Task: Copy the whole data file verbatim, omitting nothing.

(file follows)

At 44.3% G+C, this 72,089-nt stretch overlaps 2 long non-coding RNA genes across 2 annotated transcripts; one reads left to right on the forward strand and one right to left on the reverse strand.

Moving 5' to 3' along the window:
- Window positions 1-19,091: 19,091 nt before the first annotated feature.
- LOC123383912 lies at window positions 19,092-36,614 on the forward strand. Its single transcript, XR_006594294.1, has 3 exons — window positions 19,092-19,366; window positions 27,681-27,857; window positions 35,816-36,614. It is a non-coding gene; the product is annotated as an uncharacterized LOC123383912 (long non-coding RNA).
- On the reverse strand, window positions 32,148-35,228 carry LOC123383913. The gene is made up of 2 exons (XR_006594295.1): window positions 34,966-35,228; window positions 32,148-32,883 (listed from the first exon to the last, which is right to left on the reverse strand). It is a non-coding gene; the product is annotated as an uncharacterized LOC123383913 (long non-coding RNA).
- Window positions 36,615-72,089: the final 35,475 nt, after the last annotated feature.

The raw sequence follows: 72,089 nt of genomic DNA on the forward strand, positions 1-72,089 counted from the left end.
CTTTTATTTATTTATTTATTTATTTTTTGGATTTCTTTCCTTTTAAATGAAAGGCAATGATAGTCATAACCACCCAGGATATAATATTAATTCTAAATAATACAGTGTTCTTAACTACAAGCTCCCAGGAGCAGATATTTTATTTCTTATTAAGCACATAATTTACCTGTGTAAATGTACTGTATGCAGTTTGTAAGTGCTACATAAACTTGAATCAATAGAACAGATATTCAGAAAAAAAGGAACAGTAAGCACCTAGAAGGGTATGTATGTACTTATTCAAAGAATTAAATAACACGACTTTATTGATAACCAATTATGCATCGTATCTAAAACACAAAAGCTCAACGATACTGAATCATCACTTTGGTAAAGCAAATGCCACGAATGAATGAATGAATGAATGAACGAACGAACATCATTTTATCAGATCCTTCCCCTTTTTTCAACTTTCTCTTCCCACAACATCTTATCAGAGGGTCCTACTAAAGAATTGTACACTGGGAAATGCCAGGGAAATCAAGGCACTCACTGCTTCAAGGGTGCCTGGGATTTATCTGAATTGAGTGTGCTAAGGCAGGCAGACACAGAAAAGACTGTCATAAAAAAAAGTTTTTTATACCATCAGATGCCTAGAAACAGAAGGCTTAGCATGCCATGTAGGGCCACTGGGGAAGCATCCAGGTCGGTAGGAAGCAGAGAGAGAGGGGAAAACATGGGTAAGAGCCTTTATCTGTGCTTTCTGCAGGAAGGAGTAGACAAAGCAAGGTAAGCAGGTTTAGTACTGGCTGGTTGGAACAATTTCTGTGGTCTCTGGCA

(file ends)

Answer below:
At 44.3% G+C, this 72,089-nt stretch overlaps 2 long non-coding RNA genes across 2 annotated transcripts; one reads left to right on the forward strand and one right to left on the reverse strand.

Moving 5' to 3' along the window:
- Window positions 1-19,091: 19,091 nt before the first annotated feature.
- LOC123383912 lies at window positions 19,092-36,614 on the forward strand. Its single transcript, XR_006594294.1, has 3 exons — window positions 19,092-19,366; window positions 27,681-27,857; window positions 35,816-36,614. It is a non-coding gene; the product is annotated as an uncharacterized LOC123383912 (long non-coding RNA).
- On the reverse strand, window positions 32,148-35,228 carry LOC123383913. The gene is made up of 2 exons (XR_006594295.1): window positions 34,966-35,228; window positions 32,148-32,883 (listed from the first exon to the last, which is right to left on the reverse strand). It is a non-coding gene; the product is annotated as an uncharacterized LOC123383913 (long non-coding RNA).
- Window positions 36,615-72,089: the final 35,475 nt, after the last annotated feature.

The raw sequence follows: 72,089 nt of genomic DNA on the forward strand, positions 1-72,089 counted from the left end.
CTTTTATTTATTTATTTATTTATTTTTTGGATTTCTTTCCTTTTAAATGAAAGGCAATGATAGTCATAACCACCCAGGATATAATATTAATTCTAAATAATACAGTGTTCTTAACTACAAGCTCCCAGGAGCAGATATTTTATTTCTTATTAAGCACATAATTTACCTGTGTAAATGTACTGTATGCAGTTTGTAAGTGCTACATAAACTTGAATCAATAGAACAGATATTCAGAAAAAAAGGAACAGTAAGCACCTAGAAGGGTATGTATGTACTTATTCAAAGAATTAAATAACACGACTTTATTGATAACCAATTATGCATCGTATCTAAAACACAAAAGCTCAACGATACTGAATCATCACTTTGGTAAAGCAAATGCCACGAATGAATGAATGAATGAATGAACGAACGAACATCATTTTATCAGATCCTTCCCCTTTTTTCAACTTTCTCTTCCCACAACATCTTATCAGAGGGTCCTACTAAAGAATTGTACACTGGGAAATGCCAGGGAAATCAAGGCACTCACTGCTTCAAGGGTGCCTGGGATTTATCTGAATTGAGTGTGCTAAGGCAGGCAGACACAGAAAAGACTGTCATAAAAAAAAGTTTTTTATACCATCAGATGCCTAGAAACAGAAGGCTTAGCATGCCATGTAGGGCCACTGGGGAAGCATCCAGGTCGGTAGGAAGCAGAGAGAGAGGGGAAAACATGGGTAAGAGCCTTTATCTGTGCTTTCTGCAGGAAGGAGTAGACAAAGCAAGGTAAGCAGGTTTAGTACTGGCTGGTTGGAACAATTTCTGTGGTCTCTGGCA